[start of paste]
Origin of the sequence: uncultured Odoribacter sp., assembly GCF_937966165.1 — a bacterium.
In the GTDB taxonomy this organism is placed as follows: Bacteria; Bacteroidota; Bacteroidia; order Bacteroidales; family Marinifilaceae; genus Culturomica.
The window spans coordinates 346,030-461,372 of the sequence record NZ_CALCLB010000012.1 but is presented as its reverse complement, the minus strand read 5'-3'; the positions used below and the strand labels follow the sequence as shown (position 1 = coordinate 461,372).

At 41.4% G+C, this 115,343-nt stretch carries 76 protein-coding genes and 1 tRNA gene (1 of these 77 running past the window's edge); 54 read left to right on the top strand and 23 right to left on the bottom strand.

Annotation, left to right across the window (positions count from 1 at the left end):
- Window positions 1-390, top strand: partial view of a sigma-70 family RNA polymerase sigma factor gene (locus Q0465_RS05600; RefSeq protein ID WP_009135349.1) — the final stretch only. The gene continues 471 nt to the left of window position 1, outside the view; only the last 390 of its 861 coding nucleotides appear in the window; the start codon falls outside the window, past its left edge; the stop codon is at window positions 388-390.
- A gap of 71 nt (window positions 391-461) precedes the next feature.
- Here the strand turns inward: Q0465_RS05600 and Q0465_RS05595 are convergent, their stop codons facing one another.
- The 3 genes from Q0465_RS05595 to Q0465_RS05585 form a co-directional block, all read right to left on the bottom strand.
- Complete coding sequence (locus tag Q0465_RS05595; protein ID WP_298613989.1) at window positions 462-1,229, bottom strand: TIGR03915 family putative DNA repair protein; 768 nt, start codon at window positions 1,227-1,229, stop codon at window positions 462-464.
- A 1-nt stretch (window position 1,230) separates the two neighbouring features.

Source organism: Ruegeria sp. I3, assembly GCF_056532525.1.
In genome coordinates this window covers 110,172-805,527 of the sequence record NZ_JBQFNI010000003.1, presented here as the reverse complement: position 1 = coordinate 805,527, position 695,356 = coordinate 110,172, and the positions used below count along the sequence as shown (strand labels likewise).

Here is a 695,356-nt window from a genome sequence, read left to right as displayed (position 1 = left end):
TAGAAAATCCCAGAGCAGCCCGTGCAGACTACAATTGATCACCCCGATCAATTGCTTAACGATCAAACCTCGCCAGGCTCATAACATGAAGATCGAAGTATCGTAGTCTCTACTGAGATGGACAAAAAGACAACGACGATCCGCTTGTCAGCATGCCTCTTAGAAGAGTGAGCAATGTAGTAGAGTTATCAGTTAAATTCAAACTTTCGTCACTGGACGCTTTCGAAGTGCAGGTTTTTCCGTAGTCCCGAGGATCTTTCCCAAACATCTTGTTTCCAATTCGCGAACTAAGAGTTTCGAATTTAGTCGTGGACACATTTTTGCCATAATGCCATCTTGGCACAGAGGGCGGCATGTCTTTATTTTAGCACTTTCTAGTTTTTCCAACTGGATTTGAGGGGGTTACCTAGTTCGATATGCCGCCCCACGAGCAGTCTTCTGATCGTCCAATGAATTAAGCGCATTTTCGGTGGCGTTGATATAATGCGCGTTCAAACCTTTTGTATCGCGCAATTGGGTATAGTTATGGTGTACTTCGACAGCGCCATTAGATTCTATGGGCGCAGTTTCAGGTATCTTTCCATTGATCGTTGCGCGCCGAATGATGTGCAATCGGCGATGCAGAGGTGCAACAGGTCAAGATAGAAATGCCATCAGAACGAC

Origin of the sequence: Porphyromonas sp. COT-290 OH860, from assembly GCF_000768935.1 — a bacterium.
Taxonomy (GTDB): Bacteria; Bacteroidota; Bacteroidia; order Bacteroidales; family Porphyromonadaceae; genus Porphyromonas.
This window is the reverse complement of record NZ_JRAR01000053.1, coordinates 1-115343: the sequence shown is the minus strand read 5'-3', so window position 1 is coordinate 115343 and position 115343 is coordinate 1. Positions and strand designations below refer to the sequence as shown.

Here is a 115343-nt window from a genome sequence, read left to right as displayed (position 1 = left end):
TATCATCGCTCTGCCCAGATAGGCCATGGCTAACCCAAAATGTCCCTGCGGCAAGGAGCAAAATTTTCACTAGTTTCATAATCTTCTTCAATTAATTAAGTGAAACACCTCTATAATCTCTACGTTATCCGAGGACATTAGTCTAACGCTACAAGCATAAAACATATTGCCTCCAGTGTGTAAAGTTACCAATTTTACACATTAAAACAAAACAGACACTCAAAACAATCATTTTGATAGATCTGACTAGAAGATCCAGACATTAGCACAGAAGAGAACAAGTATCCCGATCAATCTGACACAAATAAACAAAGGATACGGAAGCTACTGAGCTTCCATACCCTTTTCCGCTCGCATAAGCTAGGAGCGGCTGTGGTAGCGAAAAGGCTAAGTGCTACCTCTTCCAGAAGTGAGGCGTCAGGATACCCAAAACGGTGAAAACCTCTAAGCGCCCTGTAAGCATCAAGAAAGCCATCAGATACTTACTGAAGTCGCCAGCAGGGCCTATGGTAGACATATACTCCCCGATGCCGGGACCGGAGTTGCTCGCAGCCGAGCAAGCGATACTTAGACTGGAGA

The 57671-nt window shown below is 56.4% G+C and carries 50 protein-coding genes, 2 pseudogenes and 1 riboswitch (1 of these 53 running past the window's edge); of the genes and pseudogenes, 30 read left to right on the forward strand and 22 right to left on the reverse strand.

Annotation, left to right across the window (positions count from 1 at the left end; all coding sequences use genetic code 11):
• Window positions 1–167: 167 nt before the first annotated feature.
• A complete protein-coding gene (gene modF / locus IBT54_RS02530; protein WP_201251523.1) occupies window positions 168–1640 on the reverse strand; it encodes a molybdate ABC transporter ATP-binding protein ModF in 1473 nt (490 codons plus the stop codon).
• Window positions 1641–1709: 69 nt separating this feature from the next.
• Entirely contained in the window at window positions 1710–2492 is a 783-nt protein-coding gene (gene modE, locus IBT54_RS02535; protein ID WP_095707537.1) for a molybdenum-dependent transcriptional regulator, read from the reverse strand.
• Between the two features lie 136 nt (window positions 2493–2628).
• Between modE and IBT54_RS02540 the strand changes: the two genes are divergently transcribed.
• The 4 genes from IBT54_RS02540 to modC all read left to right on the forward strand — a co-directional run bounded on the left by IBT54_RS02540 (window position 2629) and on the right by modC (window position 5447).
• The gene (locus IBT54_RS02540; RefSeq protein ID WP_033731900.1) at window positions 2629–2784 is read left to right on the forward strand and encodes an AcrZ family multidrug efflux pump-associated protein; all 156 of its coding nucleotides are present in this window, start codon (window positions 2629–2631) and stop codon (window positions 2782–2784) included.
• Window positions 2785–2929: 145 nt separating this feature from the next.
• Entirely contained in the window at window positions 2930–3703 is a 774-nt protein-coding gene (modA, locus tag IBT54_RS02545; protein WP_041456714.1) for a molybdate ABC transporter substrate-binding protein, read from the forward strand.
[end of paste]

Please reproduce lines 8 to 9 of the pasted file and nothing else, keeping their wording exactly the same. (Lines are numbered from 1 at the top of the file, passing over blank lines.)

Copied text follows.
- Here the strand turns inward: Q0465_RS05600 and Q0465_RS05595 are convergent, their stop codons facing one another.
- The 3 genes from Q0465_RS05595 to Q0465_RS05585 form a co-directional block, all read right to left on the bottom strand.